Open letter to the Colorado Senate
I am writing in opposition to SB16-080 concerning Secured Marijuana Cultivation Requirements.
First, this bill applies to persons “under twenty-one years of age” which is incorrect under our medical marijuana law. Patients over the age of eighteen may legally cultivate medical marijuana without parental permission or supervision.
While we may agree that safety and responsibility should be exercised in cultivation, as with safe storage, I do not believe that criminal or civil penalties should apply just because it’s marijuana.
Better public education on responsible cultivation would be much more effective. We know education works. For example, as consumers have gotten more educated on child-resistant packaging and safe storage, we’ve seen fewer children visiting emergency rooms for accidental ingestion of marijuana.
This bill is unnecessary. If this is an issue of public safety, I have to ask, why marijuana and not other substances? And why medical marijuana?
We have evidence that children may be harmed by ingesting other legal substances like alcohol, tobacco and over-the-counter or prescription drugs, yet we don’t require locking liquor or medicine cabinets. Every year children are harmed by firearms in the home, yet we don’t require trigger locks or gun safes. Fertilizers and pesticides used in cultivation are no more toxic than the laundry detergent, cleaning supplies or other chemicals stored under every sink in the state. So why require locking and enclosing marijuana and not all these other things that could potentially harm children or be attractive to teens?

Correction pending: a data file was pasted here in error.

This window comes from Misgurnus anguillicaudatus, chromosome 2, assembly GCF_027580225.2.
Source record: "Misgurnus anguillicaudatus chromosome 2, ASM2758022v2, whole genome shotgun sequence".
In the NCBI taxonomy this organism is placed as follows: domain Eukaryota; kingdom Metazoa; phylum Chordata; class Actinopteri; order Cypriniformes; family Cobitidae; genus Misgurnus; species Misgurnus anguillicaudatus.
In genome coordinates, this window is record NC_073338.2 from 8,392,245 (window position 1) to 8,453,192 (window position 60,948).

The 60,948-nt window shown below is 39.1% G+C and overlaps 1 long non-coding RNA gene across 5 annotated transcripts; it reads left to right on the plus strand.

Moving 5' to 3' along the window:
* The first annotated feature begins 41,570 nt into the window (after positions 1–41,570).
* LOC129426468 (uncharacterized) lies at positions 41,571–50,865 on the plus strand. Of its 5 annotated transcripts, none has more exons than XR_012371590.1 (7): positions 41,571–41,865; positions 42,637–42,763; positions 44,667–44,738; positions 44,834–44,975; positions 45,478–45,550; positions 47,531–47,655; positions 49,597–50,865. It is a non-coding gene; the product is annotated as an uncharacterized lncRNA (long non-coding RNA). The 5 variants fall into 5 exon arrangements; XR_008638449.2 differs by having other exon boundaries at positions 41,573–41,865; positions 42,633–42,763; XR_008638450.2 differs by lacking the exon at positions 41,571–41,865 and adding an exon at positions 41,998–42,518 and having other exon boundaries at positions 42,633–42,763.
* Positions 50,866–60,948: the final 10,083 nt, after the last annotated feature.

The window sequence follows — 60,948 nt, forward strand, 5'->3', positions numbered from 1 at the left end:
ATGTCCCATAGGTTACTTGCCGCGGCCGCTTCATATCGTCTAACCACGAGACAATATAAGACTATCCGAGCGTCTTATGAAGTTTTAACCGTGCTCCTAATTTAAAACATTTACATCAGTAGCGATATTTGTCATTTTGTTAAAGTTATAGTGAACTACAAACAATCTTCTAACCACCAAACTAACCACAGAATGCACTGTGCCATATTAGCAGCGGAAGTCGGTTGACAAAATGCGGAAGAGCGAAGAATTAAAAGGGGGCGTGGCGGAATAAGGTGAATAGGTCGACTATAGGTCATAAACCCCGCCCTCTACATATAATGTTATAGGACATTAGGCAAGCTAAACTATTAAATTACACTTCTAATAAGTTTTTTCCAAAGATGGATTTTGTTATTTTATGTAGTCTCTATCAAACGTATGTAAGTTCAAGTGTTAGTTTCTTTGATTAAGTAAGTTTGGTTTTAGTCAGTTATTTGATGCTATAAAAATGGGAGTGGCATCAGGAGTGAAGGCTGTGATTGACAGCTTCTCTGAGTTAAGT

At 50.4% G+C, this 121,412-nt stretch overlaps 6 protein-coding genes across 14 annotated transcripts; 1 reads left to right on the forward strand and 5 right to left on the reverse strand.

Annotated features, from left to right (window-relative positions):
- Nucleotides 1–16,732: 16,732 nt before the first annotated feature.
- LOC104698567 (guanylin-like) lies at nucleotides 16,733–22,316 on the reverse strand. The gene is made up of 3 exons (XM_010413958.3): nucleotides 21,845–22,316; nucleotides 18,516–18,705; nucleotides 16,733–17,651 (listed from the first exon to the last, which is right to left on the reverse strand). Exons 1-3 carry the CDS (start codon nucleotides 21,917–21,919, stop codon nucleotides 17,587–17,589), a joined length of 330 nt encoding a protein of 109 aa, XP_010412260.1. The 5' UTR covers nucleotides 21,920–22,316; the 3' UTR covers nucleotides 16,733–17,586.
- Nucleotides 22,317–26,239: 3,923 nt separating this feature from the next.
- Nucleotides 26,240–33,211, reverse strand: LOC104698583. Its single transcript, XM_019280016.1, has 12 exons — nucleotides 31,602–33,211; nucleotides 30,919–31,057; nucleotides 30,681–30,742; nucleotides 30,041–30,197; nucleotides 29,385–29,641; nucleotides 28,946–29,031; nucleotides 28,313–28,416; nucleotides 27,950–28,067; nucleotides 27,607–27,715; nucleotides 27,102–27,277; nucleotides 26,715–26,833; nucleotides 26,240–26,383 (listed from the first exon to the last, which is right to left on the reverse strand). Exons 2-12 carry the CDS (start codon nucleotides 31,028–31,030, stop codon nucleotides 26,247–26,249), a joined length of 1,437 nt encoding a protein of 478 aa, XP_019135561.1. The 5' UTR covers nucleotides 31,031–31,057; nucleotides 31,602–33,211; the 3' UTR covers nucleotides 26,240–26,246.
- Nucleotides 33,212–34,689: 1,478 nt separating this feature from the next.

At the hearing, supporters of the bill seemed most concerned with outdoor cultivation, which this bill doesn’t address, nor should it. Is it right to penalize the victims of break-ins or theft of personal property just because it’s marijuana?
We encourage patients to secure their home grows to protect their investment, to protect their medicine. The old mindset that stealing from a cannabis garden is without consequence, as it was under prohibition, must be changed. Another opportunity for education.
Again, public education on responsible cultivation would go a long way toward resolving many of these issues without criminalizing what are legal activities under the Colorado Constitution. Problems with accessibility to or odor from outdoor plants should be treated by local governments as they might any other nuisance. Those who steal personal property should be held accountable.
Finally, requiring all medical marijuana to be locked and enclosed may be onerous for the neediest of patients, driving up costs and reducing access. For many patients, cultivating at home, indoors or out, may be the only way they can afford medical cannabis, for which they already pay 100% out of pocket. The added expense of building greenhouses, installing fencing and other security would put their needed medicine out of reach.
We oppose any efforts that would make it more difficult for patients to have legal, safe and affordable access to medical marijuana. We oppose SB16-080.
Founder / Executive Director
Cannabis Patients Alliance
— Rx MaryJane (Teri Robnett)
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